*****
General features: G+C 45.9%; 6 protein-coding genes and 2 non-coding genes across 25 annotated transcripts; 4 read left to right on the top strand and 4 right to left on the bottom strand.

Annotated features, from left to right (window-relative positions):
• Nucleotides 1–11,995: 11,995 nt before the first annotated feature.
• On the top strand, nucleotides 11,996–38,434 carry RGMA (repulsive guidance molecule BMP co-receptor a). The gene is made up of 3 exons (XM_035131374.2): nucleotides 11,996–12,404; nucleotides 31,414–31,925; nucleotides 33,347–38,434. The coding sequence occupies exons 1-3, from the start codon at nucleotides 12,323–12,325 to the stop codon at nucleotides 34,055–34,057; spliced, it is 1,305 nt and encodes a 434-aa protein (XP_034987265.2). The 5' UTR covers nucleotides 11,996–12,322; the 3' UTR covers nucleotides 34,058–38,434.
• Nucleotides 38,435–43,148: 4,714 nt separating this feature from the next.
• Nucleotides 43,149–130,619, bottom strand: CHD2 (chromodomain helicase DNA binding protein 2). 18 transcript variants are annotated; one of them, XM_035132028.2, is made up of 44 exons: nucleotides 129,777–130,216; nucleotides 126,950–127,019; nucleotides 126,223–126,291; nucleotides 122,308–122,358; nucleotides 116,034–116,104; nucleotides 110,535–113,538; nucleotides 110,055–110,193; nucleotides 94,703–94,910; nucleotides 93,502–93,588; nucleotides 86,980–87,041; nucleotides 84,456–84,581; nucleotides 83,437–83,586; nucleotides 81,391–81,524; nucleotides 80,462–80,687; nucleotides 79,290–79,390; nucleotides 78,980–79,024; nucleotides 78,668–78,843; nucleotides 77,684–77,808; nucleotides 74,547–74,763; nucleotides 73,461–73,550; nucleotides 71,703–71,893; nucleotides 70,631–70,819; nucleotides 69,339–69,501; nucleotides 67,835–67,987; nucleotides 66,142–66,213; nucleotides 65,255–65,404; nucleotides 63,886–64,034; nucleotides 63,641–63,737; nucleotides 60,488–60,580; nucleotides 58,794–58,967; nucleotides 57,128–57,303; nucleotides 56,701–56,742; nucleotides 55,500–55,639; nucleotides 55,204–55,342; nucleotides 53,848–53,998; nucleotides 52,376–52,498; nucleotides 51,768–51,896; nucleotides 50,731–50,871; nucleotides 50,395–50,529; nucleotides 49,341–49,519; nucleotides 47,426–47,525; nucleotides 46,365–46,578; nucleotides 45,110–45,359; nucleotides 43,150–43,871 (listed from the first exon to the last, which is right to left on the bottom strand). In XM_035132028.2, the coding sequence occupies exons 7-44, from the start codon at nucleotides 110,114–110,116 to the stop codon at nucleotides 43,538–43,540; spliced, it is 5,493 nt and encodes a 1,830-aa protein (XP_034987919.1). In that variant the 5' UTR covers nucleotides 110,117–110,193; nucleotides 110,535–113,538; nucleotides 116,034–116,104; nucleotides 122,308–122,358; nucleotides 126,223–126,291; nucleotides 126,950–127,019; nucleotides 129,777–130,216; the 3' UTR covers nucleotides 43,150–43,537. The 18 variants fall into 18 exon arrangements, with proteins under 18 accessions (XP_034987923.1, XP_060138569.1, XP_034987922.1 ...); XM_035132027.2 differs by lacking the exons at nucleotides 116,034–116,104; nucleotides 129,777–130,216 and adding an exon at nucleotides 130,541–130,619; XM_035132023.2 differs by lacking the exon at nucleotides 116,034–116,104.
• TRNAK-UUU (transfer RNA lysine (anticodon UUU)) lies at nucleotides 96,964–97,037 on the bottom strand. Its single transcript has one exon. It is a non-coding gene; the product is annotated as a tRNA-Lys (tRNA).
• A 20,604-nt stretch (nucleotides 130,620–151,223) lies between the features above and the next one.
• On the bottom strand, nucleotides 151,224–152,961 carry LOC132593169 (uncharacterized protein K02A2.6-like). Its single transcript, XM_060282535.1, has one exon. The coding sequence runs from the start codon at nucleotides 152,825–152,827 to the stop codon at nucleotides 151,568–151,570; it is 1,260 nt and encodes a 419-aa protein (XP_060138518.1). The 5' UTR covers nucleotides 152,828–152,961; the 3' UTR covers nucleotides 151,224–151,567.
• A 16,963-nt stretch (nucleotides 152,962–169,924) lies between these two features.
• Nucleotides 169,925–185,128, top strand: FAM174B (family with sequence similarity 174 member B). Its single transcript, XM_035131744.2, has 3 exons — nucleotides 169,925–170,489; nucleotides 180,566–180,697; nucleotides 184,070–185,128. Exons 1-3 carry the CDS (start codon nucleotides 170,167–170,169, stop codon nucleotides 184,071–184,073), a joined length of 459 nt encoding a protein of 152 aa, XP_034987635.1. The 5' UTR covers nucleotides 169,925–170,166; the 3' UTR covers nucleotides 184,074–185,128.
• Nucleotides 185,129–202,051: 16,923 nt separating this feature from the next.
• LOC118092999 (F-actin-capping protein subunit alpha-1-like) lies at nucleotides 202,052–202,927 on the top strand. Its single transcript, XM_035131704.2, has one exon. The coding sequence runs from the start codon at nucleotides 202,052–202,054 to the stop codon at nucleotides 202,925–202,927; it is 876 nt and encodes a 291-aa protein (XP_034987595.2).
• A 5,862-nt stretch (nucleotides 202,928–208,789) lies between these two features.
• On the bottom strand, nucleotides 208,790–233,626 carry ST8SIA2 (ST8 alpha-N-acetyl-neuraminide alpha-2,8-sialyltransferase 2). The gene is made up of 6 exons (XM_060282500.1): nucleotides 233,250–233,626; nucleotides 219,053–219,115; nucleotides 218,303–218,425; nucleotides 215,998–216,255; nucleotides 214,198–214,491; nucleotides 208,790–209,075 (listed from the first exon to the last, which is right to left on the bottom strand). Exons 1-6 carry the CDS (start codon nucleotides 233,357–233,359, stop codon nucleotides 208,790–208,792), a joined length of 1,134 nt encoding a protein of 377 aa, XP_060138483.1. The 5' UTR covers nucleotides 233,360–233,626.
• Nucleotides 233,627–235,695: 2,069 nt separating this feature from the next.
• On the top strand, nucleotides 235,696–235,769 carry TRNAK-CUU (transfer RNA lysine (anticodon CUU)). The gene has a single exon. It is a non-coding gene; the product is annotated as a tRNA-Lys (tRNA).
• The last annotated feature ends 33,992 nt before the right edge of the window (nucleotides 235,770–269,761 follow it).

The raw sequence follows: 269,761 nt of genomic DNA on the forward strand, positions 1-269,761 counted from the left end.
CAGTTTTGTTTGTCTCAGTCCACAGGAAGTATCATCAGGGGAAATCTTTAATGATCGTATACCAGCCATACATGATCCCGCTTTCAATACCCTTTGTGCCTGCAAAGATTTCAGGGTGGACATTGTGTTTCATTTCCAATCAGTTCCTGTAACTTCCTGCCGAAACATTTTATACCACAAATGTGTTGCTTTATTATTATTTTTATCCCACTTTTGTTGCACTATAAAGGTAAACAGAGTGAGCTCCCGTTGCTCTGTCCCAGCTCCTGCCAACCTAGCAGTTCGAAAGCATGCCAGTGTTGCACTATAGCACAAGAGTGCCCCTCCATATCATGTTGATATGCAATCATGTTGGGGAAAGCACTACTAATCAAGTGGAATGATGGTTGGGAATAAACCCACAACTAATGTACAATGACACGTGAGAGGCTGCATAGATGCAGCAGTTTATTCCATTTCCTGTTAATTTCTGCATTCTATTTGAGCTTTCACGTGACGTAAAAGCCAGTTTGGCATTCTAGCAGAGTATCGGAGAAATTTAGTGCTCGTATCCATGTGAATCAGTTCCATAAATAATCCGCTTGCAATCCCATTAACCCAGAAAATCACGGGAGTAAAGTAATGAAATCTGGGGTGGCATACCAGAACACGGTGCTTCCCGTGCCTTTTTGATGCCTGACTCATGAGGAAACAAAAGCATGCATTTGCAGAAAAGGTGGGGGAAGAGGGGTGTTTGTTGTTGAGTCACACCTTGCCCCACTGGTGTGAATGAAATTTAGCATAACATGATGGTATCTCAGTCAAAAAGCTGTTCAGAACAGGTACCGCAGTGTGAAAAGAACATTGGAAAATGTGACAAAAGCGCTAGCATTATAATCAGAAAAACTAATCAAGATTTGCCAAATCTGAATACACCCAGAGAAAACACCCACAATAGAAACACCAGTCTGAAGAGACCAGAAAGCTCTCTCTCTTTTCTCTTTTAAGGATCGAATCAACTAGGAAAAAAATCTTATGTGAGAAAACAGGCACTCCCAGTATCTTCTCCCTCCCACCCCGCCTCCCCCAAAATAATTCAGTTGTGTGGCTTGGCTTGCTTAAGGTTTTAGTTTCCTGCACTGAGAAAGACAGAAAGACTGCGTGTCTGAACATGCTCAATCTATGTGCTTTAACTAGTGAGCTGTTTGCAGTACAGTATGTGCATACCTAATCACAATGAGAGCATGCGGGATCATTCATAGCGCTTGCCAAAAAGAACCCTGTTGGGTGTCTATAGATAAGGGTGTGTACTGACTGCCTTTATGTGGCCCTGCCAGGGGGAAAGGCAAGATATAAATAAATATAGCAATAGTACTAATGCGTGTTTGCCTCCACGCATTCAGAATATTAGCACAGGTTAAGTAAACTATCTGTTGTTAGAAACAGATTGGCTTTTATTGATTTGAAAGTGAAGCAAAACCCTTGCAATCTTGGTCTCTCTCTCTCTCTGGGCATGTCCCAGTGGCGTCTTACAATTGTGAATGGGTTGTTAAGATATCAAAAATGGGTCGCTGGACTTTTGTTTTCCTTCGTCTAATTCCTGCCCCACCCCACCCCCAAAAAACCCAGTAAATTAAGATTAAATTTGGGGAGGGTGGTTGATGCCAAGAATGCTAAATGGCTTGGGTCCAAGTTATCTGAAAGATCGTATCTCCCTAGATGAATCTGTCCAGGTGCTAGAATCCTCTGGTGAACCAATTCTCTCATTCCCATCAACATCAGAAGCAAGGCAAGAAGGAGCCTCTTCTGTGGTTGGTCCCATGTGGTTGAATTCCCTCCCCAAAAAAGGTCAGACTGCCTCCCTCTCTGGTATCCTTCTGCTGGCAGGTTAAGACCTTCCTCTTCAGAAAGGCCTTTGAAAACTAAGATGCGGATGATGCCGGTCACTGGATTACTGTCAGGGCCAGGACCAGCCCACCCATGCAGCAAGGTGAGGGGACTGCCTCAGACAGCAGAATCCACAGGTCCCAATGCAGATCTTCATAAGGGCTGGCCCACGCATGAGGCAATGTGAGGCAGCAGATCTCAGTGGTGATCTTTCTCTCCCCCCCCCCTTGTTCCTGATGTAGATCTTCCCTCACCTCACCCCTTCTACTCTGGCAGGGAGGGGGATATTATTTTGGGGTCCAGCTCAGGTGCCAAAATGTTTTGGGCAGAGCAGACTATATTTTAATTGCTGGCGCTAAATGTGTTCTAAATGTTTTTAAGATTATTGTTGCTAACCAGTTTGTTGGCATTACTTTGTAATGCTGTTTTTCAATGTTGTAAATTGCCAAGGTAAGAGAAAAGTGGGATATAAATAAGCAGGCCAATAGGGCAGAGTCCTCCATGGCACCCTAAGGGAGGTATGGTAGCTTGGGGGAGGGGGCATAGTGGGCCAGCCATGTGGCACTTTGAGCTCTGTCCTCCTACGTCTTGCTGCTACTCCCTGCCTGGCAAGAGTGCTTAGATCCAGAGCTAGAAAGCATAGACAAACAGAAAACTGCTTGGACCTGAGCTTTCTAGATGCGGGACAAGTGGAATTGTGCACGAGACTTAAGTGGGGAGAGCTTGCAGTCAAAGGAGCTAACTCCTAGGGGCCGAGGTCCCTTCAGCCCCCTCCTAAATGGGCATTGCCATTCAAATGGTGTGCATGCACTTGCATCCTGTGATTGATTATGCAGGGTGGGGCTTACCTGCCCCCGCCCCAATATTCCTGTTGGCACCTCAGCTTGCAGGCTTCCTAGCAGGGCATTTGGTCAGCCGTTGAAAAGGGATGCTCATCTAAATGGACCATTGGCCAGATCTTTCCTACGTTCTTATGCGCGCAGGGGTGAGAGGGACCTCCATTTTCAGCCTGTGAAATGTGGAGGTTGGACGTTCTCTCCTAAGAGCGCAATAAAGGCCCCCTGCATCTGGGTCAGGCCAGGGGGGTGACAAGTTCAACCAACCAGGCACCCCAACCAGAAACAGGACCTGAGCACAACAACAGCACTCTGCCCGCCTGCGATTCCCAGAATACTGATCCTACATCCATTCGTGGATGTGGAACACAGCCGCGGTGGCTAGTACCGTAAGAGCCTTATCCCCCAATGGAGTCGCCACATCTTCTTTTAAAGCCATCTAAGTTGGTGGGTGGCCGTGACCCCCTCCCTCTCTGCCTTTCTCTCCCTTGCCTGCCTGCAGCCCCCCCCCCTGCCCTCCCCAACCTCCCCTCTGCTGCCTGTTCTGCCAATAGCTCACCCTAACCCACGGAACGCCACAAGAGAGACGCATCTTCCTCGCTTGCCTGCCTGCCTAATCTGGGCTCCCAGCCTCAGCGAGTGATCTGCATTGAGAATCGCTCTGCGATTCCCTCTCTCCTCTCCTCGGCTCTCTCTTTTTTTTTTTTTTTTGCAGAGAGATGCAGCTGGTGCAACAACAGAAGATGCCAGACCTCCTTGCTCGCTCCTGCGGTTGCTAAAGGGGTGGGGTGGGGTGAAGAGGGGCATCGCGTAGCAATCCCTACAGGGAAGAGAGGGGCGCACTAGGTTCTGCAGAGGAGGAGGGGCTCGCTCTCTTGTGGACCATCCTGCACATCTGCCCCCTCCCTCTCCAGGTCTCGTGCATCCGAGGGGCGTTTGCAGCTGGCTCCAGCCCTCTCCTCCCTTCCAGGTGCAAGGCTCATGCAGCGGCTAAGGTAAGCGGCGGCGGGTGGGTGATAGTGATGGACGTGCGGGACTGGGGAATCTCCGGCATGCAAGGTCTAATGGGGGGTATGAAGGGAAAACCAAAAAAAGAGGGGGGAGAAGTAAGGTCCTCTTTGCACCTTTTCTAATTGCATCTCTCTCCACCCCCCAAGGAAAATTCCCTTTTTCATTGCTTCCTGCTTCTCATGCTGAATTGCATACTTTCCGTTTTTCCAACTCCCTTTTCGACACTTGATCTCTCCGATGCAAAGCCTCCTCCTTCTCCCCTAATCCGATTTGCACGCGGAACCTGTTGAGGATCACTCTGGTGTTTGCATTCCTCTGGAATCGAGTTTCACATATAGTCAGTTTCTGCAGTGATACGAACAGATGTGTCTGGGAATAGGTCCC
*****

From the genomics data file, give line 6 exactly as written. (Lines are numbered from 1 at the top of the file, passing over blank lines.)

• Nucleotides 43,149–130,619, bottom strand: CHD2 (chromodomain helicase DNA binding protein 2). 18 transcript variants are annotated; one of them, XM_035132028.2, is made up of 44 exons: nucleotides 129,777–130,216; nucleotides 126,950–127,019; nucleotides 126,223–126,291; nucleotides 122,308–122,358; nucleotides 116,034–116,104; nucleotides 110,535–113,538; nucleotides 110,055–110,193; nucleotides 94,703–94,910; nucleotides 93,502–93,588; nucleotides 86,980–87,041; nucleotides 84,456–84,581; nucleotides 83,437–83,586; nucleotides 81,391–81,524; nucleotides 80,462–80,687; nucleotides 79,290–79,390; nucleotides 78,980–79,024; nucleotides 78,668–78,843; nucleotides 77,684–77,808; nucleotides 74,547–74,763; nucleotides 73,461–73,550; nucleotides 71,703–71,893; nucleotides 70,631–70,819; nucleotides 69,339–69,501; nucleotides 67,835–67,987; nucleotides 66,142–66,213; nucleotides 65,255–65,404; nucleotides 63,886–64,034; nucleotides 63,641–63,737; nucleotides 60,488–60,580; nucleotides 58,794–58,967; nucleotides 57,128–57,303; nucleotides 56,701–56,742; nucleotides 55,500–55,639; nucleotides 55,204–55,342; nucleotides 53,848–53,998; nucleotides 52,376–52,498; nucleotides 51,768–51,896; nucleotides 50,731–50,871; nucleotides 50,395–50,529; nucleotides 49,341–49,519; nucleotides 47,426–47,525; nucleotides 46,365–46,578; nucleotides 45,110–45,359; nucleotides 43,150–43,871 (listed from the first exon to the last, which is right to left on the bottom strand). In XM_035132028.2, the coding sequence occupies exons 7-44, from the start codon at nucleotides 110,114–110,116 to the stop codon at nucleotides 43,538–43,540; spliced, it is 5,493 nt and encodes a 1,830-aa protein (XP_034987919.1). In that variant the 5' UTR covers nucleotides 110,117–110,193; nucleotides 110,535–113,538; nucleotides 116,034–116,104; nucleotides 122,308–122,358; nucleotides 126,223–126,291; nucleotides 126,950–127,019; nucleotides 129,777–130,216; the 3' UTR covers nucleotides 43,150–43,537. The 18 variants fall into 18 exon arrangements, with proteins under 18 accessions (XP_034987923.1, XP_060138569.1, XP_034987922.1 ...); XM_035132027.2 differs by lacking the exons at nucleotides 116,034–116,104; nucleotides 129,777–130,216 and adding an exon at nucleotides 130,541–130,619; XM_035132023.2 differs by lacking the exon at nucleotides 116,034–116,104.